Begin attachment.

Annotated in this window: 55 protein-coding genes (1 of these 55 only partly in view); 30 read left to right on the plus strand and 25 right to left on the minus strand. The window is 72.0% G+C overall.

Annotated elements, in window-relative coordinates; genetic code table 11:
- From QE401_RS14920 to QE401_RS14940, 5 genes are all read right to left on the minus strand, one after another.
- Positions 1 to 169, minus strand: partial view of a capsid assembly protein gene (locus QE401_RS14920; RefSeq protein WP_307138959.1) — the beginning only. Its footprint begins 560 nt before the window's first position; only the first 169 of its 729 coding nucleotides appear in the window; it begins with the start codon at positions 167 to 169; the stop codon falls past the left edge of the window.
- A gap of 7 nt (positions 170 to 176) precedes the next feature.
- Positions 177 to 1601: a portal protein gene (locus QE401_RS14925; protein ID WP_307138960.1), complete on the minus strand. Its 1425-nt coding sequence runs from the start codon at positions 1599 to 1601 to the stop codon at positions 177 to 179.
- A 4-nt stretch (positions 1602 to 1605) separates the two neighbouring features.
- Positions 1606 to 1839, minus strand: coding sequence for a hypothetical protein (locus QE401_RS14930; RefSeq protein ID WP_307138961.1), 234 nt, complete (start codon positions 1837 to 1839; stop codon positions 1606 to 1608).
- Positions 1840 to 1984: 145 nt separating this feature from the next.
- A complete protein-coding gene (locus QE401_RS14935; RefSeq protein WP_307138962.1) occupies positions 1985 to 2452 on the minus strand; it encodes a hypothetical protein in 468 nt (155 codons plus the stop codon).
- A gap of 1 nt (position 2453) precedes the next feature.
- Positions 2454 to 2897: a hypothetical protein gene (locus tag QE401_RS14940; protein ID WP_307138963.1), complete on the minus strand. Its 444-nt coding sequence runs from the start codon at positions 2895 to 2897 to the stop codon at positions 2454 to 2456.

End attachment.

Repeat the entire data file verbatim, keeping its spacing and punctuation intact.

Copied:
Annotated in this window: 55 protein-coding genes (1 of these 55 only partly in view); 30 read left to right on the plus strand and 25 right to left on the minus strand. The window is 72.0% G+C overall.

Annotated elements, in window-relative coordinates; genetic code table 11:
- From QE401_RS14920 to QE401_RS14940, 5 genes are all read right to left on the minus strand, one after another.
- Positions 1 to 169, minus strand: partial view of a capsid assembly protein gene (locus QE401_RS14920; RefSeq protein WP_307138959.1) — the beginning only. Its footprint begins 560 nt before the window's first position; only the first 169 of its 729 coding nucleotides appear in the window; it begins with the start codon at positions 167 to 169; the stop codon falls past the left edge of the window.
- A gap of 7 nt (positions 170 to 176) precedes the next feature.
- Positions 177 to 1601: a portal protein gene (locus QE401_RS14925; protein ID WP_307138960.1), complete on the minus strand. Its 1425-nt coding sequence runs from the start codon at positions 1599 to 1601 to the stop codon at positions 177 to 179.
- A 4-nt stretch (positions 1602 to 1605) separates the two neighbouring features.
- Positions 1606 to 1839, minus strand: coding sequence for a hypothetical protein (locus QE401_RS14930; RefSeq protein ID WP_307138961.1), 234 nt, complete (start codon positions 1837 to 1839; stop codon positions 1606 to 1608).
- Positions 1840 to 1984: 145 nt separating this feature from the next.
- A complete protein-coding gene (locus QE401_RS14935; RefSeq protein WP_307138962.1) occupies positions 1985 to 2452 on the minus strand; it encodes a hypothetical protein in 468 nt (155 codons plus the stop codon).
- A gap of 1 nt (position 2453) precedes the next feature.
- Positions 2454 to 2897: a hypothetical protein gene (locus tag QE401_RS14940; protein ID WP_307138963.1), complete on the minus strand. Its 444-nt coding sequence runs from the start codon at positions 2895 to 2897 to the stop codon at positions 2454 to 2456.